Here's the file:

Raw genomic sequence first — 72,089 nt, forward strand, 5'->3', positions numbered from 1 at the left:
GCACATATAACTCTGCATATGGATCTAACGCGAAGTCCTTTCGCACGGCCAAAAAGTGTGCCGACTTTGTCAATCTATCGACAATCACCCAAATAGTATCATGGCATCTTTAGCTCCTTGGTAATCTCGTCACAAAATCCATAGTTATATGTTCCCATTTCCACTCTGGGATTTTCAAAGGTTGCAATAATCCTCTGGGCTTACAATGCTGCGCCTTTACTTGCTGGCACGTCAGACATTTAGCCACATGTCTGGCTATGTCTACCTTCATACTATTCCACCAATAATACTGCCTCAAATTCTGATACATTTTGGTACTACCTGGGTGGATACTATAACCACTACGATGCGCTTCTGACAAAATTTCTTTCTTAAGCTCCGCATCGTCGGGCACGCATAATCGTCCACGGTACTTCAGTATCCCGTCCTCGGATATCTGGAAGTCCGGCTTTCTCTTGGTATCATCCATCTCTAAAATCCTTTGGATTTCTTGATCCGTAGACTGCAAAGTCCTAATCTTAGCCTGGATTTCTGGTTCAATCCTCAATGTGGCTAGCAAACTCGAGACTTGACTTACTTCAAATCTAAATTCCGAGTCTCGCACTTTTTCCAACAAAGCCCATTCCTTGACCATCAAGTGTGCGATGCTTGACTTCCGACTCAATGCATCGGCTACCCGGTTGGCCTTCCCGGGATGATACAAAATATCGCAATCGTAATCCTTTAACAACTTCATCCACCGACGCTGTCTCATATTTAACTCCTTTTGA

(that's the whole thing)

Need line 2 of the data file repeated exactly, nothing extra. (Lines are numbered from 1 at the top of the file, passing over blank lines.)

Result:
GCACATATAACTCTGCATATGGATCTAACGCGAAGTCCTTTCGCACGGCCAAAAAGTGTGCCGACTTTGTCAATCTATCGACAATCACCCAAATAGTATCATGGCATCTTTAGCTCCTTGGTAATCTCGTCACAAAATCCATAGTTATATGTTCCCATTTCCACTCTGGGATTTTCAAAGGTTGCAATAATCCTCTGGGCTTACAATGCTGCGCCTTTACTTGCTGGCACGTCAGACATTTAGCCACATGTCTGGCTATGTCTACCTTCATACTATTCCACCAATAATACTGCCTCAAATTCTGATACATTTTGGTACTACCTGGGTGGATACTATAACCACTACGATGCGCTTCTGACAAAATTTCTTTCTTAAGCTCCGCATCGTCGGGCACGCATAATCGTCCACGGTACTTCAGTATCCCGTCCTCGGATATCTGGAAGTCCGGCTTTCTCTTGGTATCATCCATCTCTAAAATCCTTTGGATTTCTTGATCCGTAGACTGCAAAGTCCTAATCTTAGCCTGGATTTCTGGTTCAATCCTCAATGTGGCTAGCAAACTCGAGACTTGACTTACTTCAAATCTAAATTCCGAGTCTCGCACTTTTTCCAACAAAGCCCATTCCTTGACCATCAAGTGTGCGATGCTTGACTTCCGACTCAATGCATCGGCTACCCGGTTGGCCTTCCCGGGATGATACAAAATATCGCAATCGTAATCCTTTAACAACTTCATCCACCGACGCTGTCTCATATTTAACTCCTTTTGA